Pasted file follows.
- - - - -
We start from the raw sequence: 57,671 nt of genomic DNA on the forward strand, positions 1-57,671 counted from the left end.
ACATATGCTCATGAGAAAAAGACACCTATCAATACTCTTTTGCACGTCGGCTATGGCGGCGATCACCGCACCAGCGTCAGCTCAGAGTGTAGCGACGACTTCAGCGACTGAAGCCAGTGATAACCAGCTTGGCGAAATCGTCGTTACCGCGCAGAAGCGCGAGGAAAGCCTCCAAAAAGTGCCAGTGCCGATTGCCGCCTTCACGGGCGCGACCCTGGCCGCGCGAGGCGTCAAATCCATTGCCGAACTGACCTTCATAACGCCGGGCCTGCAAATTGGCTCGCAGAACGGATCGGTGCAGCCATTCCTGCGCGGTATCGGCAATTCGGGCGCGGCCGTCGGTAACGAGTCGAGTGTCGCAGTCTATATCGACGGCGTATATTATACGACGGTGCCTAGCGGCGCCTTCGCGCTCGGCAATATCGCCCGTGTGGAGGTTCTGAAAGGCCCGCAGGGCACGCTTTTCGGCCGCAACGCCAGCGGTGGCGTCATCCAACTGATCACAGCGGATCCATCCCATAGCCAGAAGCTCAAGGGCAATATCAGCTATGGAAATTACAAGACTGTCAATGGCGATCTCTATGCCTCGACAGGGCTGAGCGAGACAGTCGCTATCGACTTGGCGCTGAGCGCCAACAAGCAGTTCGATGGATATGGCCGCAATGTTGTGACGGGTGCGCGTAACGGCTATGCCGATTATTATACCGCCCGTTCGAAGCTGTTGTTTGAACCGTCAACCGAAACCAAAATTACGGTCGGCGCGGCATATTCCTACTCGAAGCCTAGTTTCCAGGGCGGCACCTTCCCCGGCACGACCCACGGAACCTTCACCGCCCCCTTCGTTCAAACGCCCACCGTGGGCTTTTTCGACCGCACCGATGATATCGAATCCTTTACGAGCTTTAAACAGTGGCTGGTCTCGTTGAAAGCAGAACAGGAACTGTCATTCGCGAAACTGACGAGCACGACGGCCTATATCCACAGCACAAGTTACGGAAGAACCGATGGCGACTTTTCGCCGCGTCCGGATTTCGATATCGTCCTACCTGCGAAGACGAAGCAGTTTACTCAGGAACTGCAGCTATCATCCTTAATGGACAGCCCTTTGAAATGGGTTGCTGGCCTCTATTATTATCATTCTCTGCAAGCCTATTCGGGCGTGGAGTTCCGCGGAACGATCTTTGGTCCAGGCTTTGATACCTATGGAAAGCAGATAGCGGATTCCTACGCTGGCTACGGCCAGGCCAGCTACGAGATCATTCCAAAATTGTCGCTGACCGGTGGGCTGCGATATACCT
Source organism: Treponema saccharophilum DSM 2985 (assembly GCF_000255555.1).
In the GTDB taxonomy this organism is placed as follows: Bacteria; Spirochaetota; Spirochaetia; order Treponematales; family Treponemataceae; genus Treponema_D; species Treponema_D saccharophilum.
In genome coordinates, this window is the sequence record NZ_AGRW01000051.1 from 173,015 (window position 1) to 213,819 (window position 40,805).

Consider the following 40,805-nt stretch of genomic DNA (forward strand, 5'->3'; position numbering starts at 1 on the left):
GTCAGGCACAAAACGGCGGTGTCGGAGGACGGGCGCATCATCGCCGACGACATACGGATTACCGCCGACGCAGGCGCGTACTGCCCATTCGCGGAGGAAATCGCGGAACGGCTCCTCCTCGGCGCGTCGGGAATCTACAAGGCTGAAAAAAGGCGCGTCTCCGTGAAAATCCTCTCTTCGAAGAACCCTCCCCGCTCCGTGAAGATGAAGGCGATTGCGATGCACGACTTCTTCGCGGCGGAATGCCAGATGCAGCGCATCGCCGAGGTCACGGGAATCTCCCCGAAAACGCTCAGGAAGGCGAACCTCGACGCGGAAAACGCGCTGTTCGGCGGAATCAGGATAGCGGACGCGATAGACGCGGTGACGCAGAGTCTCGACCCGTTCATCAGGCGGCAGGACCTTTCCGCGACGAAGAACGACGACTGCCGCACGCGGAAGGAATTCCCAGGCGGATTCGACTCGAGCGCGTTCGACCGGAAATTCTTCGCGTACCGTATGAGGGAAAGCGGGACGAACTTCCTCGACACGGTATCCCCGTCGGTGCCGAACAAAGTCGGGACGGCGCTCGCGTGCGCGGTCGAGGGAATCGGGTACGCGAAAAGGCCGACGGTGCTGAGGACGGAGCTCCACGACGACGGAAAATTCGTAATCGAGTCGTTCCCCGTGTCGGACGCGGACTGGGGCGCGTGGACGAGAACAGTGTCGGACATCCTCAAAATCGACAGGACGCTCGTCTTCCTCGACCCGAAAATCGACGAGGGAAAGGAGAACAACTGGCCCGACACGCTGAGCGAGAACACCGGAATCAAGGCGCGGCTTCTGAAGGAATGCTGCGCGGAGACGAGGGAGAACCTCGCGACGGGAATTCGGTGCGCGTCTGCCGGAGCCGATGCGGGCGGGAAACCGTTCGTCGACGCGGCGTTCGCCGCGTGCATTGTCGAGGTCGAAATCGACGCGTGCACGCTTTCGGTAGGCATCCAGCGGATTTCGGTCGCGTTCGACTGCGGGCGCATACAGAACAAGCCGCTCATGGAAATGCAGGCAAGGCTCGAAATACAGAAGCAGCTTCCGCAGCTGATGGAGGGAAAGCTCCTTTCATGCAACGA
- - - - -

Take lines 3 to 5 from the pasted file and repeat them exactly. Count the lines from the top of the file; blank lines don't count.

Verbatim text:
Source organism: Treponema saccharophilum DSM 2985 (assembly GCF_000255555.1).
In the GTDB taxonomy this organism is placed as follows: Bacteria; Spirochaetota; Spirochaetia; order Treponematales; family Treponemataceae; genus Treponema_D; species Treponema_D saccharophilum.
In genome coordinates, this window is the sequence record NZ_AGRW01000051.1 from 173,015 (window position 1) to 213,819 (window position 40,805).